Marvel’s Spider-man

Marvel’s Spider-man

 
 
00:00 / 0:28:21
 
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Episode 014

A Review

2017-2018 were years of plenty when it comes to open world, sandbox-y, AAA action adventure games. Amidst this sea of excellence, we were hit with Insomniac Game’s take on Spider-Man. A game I didn’t know how much I needed until I finally got my hands on it.

Much like the Arkham series before it, and from which many of it’s designs cues are taken, you are granted the experience of being Spider-Man. I mean, in the Arkham games you are Batman but in Marvel’s Spider-Man, you feel like New York’s friendly neighborhood do-gooder.

Spider-Man is a game that feels like something new, even though it’s filled with mechanics and set pieces that we have been playing with for a few years now. How it achieves this for me is through polish and pacing. Polish in the views of the city, the ease at which you can swing around building, toss bad-guys in combat, web darn near anything and transition from roof top to black top without breaking a sweat. Pacing in story beats, combat encounters, and character perspective swaps all working in concert to tie you the player to the great characters in Spider-Man’s world.

What rocks

  • You feel like Spider-Man.
  • Swinging through Manhattan is fun and kinetic. Easy to pick up but takes some practice to master.
  • Unlock-able costumes add a real motivation to collect all of Peters junk.
  • Script, story, and voice cast/performance was amazingly top notch.
  • The music in the game feels so full and connected to your actions. Everything feels connected and cohesive.
  • Good re-writes or re-working of core characters to make them more believable and engaging.

What fell flat for me

  • In lower difficulty, the gadgets feel like insta-wins.
  • The DNA puzzles.

Based on my notes, the game earns a solid 3 out of 3 stars. Which means you should go and get it ASAP. As open-world games go, Spiderman synthesizes all the great things from its Arkham parents, and then adds a levity and charm that only one web head can. If you want to really enjoy yourself when sitting down to your PS4 you really can’t pass this adventure up.

This is Zach, keep playing.

Listen to the show on:

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Special Thanks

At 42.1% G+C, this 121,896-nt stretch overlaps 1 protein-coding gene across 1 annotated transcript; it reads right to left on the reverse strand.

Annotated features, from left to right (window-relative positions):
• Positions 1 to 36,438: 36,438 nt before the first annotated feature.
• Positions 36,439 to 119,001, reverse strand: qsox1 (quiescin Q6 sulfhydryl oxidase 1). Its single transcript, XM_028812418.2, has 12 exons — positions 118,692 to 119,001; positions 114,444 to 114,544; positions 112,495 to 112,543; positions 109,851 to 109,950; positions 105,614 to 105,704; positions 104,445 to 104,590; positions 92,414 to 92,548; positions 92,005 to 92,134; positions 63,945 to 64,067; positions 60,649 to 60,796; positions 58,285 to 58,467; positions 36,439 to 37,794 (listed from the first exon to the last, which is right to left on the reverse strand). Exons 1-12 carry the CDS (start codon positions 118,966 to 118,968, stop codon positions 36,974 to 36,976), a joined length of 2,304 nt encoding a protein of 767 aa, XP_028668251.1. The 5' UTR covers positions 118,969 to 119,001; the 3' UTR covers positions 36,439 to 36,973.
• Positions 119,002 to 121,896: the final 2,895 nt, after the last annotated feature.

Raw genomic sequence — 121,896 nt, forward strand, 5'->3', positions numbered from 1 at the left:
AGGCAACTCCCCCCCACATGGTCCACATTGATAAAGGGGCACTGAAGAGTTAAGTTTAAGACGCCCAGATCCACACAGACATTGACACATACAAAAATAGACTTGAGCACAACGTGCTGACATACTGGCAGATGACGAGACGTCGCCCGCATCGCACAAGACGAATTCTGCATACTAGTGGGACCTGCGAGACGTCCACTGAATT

GuestDanh Hoang

Original Score – Artist: John Paesano

Music & Audio ConsultingJosh Hunt

IllustrationEvan McIntyre

Just Cause 3

Just Cause 3

 
 
00:00 / 0:37:06
 
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Episode 013

Howdy friends, this is Zach, with a Single Player episode in which talk about my 10 glorious hours with the zipline, sandbox, explosion factory Just Cause 3. So let’s take a second to appreciate Rico Rodriguez’s talents as a wire-fu demo man of the people.

Avalanche Studios has been making Just Cause games since 2002, but JC3 I think marked a crucial turning point in the serie’s cycle where a form of stunting became the primary goal of the mechanics presented to you for getting around the islands of Medici.

Sandbox and or Open World games have, what I like to think of as, gift wrapping mechanics. They  But unlike many games where you have to wait for story beats to have access to the full range of traversal tools that are available, Just Cause 3 suits you up right away. The only thing the game does, in terms of upgrades, is amplify the already absurd level of versatility that your movement possesses.

JC3 wants you to get into the action immediately. In fact it seemed like every story mission was just a whip lashing me to blow up more stuff. I’m surprised they hadn’t added a DMC style grading system to rank your destruction style. Oh wait, they did think of that. Destruction challenge modes let you revisit demolished enemy strongholds and start a fireworks show that ties time and destruction into a scoring system. Seeing how I ranked against my other destruct-ologists was fun and leads players to experiment with the options without the reprisal of enemy troops.